Referee Gene Steratore, a veteran NFL official who served for 15 seasons, and just worked Super Bowl LII, will be retiring from the league, according to senior vice president of officiating Al Riveron. Sources have confirmed that Steratore will become a rules analyst for CBS Sports, a position that former referee Mike Carey held for the 2014 and 2015 seasons before being quietly dismissed in the offseason. This is the third time this week an official has decided to join a broadcast team as an officiating expert, along with Jeff Triplette at ESPN and, potentially, Terry McAulay at NBC.
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Steratore was hired by the league in 2003 as a field judge, and was promoted to referee in the 2006 season, along with Jerome Boger, to replace retirees Bernie Kukar and Tom White. Steratore is the fourth referee to retire following the 2017 season, which is the first time four officials have hung up their white hats in one year, since at least the NFL merger in 1970. Steratore is the first referee to retire after working a Super Bowl since Jerry Seeman retired after Super Bowl XXV to become officiating supervisor.
Steratore, 55, worked 12 postseason games, including 3 Wild Card Playoffs, 6 Divisional Playoffs, 2 Conference Championships, and Super Bowl LII. Steratore lives in Washington, Pa., and co-owns a janitorial supply business with his brother, Tony, who remains a back judge for the 2018 roster. Steratore was highlighted last season when he used his penalty card to verify a first down during a Sunday night contest in Oakland. While this was not prohibited, and was done on at least two prior occasions, Riveron said that foreign objects should not be used in this case going forward. Steratore was also profiled with his crew with an excellent week-in-the-life feature by Peter King of The MMQB in 2013.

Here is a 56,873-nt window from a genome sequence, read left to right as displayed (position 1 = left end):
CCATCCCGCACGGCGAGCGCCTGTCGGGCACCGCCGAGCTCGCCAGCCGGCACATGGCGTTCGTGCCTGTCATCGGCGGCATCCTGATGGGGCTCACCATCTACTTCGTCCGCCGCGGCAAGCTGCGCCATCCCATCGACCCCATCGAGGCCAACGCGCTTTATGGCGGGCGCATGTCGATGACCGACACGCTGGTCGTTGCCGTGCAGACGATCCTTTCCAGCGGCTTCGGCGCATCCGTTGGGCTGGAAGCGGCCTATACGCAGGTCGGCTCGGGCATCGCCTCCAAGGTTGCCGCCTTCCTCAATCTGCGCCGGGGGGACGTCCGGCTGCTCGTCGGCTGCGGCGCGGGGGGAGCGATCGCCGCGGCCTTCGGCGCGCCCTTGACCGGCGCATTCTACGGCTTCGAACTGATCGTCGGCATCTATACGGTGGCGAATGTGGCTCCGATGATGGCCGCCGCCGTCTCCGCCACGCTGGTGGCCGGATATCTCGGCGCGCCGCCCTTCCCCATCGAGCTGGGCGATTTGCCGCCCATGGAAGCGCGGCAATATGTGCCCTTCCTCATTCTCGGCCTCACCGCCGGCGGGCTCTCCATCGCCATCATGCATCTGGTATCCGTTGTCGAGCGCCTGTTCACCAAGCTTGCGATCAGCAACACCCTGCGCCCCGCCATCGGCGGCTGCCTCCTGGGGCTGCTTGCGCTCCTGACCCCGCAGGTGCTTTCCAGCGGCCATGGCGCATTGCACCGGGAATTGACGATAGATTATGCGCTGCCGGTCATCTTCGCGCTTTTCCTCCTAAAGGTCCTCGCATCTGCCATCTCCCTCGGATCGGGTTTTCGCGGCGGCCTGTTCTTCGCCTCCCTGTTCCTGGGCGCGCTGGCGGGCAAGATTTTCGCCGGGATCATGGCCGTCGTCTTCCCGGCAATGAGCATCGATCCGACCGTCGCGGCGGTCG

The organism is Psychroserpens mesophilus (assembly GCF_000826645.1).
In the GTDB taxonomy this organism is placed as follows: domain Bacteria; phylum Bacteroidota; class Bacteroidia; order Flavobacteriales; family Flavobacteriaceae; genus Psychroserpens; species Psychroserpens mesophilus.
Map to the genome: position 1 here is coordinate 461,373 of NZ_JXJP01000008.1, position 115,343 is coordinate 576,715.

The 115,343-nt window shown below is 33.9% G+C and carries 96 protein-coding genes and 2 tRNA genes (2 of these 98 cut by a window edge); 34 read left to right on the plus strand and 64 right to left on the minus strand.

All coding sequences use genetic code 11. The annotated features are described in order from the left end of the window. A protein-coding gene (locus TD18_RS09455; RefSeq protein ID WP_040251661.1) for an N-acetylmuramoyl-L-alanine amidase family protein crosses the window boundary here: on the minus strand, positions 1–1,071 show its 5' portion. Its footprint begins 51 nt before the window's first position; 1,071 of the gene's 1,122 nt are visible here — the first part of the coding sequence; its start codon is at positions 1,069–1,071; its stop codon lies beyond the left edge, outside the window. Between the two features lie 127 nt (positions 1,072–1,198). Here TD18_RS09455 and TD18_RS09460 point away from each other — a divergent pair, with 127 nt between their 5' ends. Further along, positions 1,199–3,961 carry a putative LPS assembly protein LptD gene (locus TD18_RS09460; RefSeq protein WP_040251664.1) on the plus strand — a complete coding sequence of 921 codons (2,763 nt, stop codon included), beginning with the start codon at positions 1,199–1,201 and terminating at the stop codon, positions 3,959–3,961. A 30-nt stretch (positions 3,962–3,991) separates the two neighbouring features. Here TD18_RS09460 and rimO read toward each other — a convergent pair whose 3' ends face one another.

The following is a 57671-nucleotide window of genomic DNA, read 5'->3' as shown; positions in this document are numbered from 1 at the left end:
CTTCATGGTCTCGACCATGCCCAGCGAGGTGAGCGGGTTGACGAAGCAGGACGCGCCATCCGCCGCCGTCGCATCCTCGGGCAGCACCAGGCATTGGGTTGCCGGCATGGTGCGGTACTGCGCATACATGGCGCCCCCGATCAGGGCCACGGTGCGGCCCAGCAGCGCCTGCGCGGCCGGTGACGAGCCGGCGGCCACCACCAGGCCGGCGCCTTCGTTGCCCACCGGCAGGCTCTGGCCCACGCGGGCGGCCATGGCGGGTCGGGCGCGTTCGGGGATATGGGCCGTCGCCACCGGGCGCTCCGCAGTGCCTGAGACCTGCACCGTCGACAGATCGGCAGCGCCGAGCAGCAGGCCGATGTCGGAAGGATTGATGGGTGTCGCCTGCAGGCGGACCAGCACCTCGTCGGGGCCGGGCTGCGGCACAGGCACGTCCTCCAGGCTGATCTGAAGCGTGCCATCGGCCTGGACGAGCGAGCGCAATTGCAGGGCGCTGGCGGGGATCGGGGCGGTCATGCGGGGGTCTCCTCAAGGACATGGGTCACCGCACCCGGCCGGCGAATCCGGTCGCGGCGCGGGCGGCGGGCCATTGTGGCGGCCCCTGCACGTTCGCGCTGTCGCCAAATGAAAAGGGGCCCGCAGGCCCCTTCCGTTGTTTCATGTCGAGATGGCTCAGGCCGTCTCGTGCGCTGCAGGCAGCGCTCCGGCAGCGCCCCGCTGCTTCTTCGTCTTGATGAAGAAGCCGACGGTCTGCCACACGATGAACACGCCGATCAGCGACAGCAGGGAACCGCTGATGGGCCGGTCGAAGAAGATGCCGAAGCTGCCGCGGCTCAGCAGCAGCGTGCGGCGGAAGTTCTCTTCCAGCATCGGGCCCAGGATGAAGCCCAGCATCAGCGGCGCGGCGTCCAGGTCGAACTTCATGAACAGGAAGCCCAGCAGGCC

The late-June timing of his retirement, along with that of Terry McAulay, is highly irregular. Steratore missed all of the 2014 preseason with an injury, but there is no indication that this is the cause for his retirement.
Steratore is also a Division I college basketball official, having worked the Sweet 16 of the NCAA Tournament.
There is no word on whether or not he is retiring from that position as well. He has officiating experience in two of CBS Sports major broadcast properties. If Steratore also retires as a basketball official, it will be interesting to see if he talks hoops officiating on CBS.
With another retirement, this means another official will be promoted, likely in the coming days, to the referee position. Also, another official will be hired from the college ranks to fill in the slot of that promoted official.